Plans to establish an industrial park in Nanakuli were derailed Thursday when the project’s developer failed to win enough state Land Use Commission votes to change the zoning.
The land, once used to grow sugar cane, is now zoned for preservation.
The 96-acre project in Lualualei Valley had drawn some opposition for furthering conversion of farmland in the area but also had won praise for its promise to create jobs and business opportunities in an economically disadvantaged region.
The commission voted 5-3 to urbanize the land for the industrial park proposed by Tropic Land LLC, but six affirmative votes were necessary for approval. One commissioner was absent.
"We were so damn close," said Tropic Land’s project manager, Arick Yanagihara. "We were shocked about the outcome."
Under commission rules the property owner may not amend or seek a new approval for at least a year.
Yanagihara said Tropic Land will have to study what options it might have to resurrect the project.
Opponents of the industrial park plan were relieved by the vote. Opponents had testified that the project would spoil a culturally sensitive site and negatively alter the character of a still largely rural community of farm lots and homes.
"We support maintaining Waianae as a rural community and agricultural center for Oahu," the nonprofit environmental and native Hawaiian group KAHEA said in petition drive materials against the project. "We can say NO to new potential toxic sites, and NO to further loss of agricultural lands in Waianae."
One group with about 100 members, going by the name Concerned Elders of Waianae, challenged the project at commission hearings, introducing expert witnesses who testified against industrial use of the site. The group said the area shouldn’t be developed because it is culturally sensitive.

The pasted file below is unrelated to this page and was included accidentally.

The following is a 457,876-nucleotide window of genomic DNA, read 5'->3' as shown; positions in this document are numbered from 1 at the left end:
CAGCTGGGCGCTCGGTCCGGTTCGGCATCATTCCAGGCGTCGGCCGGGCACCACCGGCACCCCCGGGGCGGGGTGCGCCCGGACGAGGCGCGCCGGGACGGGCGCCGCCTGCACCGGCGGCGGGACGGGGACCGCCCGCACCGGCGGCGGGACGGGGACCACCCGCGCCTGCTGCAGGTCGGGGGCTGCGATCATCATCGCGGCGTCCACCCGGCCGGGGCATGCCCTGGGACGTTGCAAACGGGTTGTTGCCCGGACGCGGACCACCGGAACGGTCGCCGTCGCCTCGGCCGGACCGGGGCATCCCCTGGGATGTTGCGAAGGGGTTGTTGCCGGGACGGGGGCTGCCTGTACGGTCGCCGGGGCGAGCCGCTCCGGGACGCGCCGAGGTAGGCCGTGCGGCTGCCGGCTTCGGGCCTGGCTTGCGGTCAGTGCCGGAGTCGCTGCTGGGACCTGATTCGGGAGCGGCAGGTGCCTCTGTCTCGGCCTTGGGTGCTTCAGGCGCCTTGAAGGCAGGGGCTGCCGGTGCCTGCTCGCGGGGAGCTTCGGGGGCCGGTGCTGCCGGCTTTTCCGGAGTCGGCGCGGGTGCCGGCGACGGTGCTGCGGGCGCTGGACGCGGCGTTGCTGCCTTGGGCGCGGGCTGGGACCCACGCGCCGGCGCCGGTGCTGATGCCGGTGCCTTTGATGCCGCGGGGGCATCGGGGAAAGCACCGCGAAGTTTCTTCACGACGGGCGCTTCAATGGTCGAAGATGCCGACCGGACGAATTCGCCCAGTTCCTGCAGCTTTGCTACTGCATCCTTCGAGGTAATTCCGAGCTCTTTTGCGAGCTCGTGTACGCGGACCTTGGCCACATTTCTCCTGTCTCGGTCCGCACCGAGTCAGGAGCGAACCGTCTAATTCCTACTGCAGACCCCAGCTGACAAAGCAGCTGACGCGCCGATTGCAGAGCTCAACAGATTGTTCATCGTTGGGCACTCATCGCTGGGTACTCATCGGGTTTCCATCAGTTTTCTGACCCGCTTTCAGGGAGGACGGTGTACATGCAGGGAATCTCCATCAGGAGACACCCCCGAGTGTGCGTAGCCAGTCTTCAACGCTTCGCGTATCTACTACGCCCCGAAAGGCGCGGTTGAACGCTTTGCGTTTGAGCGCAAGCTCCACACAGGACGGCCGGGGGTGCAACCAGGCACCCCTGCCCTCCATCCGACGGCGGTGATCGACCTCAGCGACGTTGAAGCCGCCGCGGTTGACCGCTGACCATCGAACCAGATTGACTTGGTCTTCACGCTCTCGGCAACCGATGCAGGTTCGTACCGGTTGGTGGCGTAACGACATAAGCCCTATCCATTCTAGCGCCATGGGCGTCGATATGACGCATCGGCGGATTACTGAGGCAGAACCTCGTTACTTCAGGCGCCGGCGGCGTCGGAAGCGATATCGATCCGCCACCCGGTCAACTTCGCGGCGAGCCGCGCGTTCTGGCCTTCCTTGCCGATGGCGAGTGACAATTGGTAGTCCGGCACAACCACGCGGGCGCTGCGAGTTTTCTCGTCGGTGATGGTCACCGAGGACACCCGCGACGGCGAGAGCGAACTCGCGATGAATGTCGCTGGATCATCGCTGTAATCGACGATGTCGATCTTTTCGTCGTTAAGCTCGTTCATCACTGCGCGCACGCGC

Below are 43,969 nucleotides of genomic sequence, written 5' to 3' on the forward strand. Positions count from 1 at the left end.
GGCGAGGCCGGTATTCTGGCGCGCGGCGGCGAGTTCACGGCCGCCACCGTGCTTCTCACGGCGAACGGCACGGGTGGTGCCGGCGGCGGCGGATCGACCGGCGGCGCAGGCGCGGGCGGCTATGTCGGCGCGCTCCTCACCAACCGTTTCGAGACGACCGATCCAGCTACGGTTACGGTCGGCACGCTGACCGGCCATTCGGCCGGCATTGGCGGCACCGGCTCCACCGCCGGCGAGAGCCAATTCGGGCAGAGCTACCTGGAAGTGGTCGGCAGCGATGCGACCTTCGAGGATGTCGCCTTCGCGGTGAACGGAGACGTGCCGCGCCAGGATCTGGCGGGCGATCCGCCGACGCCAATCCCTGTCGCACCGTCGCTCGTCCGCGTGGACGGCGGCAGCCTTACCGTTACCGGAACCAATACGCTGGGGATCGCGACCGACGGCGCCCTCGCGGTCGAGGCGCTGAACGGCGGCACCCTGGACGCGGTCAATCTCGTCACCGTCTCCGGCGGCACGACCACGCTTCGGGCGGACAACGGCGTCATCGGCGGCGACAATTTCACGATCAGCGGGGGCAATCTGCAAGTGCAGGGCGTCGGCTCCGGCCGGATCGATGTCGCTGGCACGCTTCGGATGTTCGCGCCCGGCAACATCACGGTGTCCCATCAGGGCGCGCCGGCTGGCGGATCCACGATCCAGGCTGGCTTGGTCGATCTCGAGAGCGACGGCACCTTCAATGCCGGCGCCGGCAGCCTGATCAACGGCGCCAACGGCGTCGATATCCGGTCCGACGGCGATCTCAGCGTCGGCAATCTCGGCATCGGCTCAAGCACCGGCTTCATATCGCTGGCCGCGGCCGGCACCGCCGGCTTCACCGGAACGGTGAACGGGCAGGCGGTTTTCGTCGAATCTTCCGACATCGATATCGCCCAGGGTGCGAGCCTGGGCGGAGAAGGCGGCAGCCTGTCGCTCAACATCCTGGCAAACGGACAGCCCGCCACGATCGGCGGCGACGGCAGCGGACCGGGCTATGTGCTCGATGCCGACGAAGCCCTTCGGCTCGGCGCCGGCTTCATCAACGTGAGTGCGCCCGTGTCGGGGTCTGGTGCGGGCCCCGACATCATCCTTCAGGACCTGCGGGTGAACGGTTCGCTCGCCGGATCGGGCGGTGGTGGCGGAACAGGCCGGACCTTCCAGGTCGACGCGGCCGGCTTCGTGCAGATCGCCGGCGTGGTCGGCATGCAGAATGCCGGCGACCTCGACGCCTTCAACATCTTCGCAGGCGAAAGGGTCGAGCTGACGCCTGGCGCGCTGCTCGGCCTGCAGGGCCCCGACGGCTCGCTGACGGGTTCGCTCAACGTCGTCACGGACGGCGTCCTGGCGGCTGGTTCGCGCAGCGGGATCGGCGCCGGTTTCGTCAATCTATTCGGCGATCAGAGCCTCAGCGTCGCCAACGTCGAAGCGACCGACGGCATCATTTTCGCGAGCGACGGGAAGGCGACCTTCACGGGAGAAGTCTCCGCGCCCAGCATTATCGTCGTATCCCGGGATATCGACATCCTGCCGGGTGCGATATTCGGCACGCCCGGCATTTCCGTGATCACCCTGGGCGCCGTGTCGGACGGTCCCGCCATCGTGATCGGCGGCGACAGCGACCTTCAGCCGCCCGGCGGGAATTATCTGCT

Tropic Land presented its own cultural expert who testified that the property was a "wasteland" with no cultural value.
Tropic Land further contended that its property is poorly suited for agriculture because of mostly low-grade soil and a lack of affordable irrigation water. The developer also said much of Lualualei Valley has an industrial character stemming from a construction landfill, a recycling facility on the site of a former cement plant and a U.S. Navy magazine and radio facility.
The Nanakuli-Maili Neighborhood Board voted unanimously to support the project, and a draft version of the Waianae Sustainable Communities plan from the city Department of Planning and Permitting designated industry as an alternative use for the site.
Land Use Commission members generally appeared to support Tropic Land’s proposed industrial use of the property, but a couple of commissioners expressed reluctance to vote for urbanization because of a key unresolved issue: road access.
Tropic Land intended to use Lualualei Naval Access Road for primary site access. The Navy, which owns the road, expressed willingness to provide a long-term easement for access but had made no binding agreement for such use.
The Navy allows a few private owners use of the road, but had previously denied access to the former owner of the Tropic Land property. Legal access to Tropic Land’s property is along the more rural Hakimo Road.
Commissioner Charles Jencks said it made no sense to urbanize the property for industrial use and traffic if appropriate road access hadn’t been established. Commissioner Normand Lezy expressed similar concern. The other dissenting vote to urbanize the property came from Ronald Heller.
Tropic Land’s plan was to create about 40 lots averaging two acres each for sale to business users. Tropic Land estimated it would spend $29 million to grade and install infrastructure for the project it dubbed Nanakuli Community Baseyard. The company would have limited development to 96 acres of 236 acres it owns in the valley.
Tropic Land bought the 236 acres in 2005 for $3 million, according to property records. The prior owner was a Japan-based firm, Kabushiki Kaisha Oban, which bought the land in 1987 and pursued development of a golf course.
Oban received a zoning change from agricultural use to preservation use from the City Council in 1996 allowing development of an 18-hole golf course. But the golf course was never built.
Prior to Oban’s purchase, the history of uses on the land included sugar cane grown by Waianae Sugar Co., which shut down in 1946. There had been some limited cattle grazing on the site.
The most recent farming was growing truck crops on 15 acres in the 1980s. That farmer was paid by Oban to relocate, and the land has since been largely vacant and unused.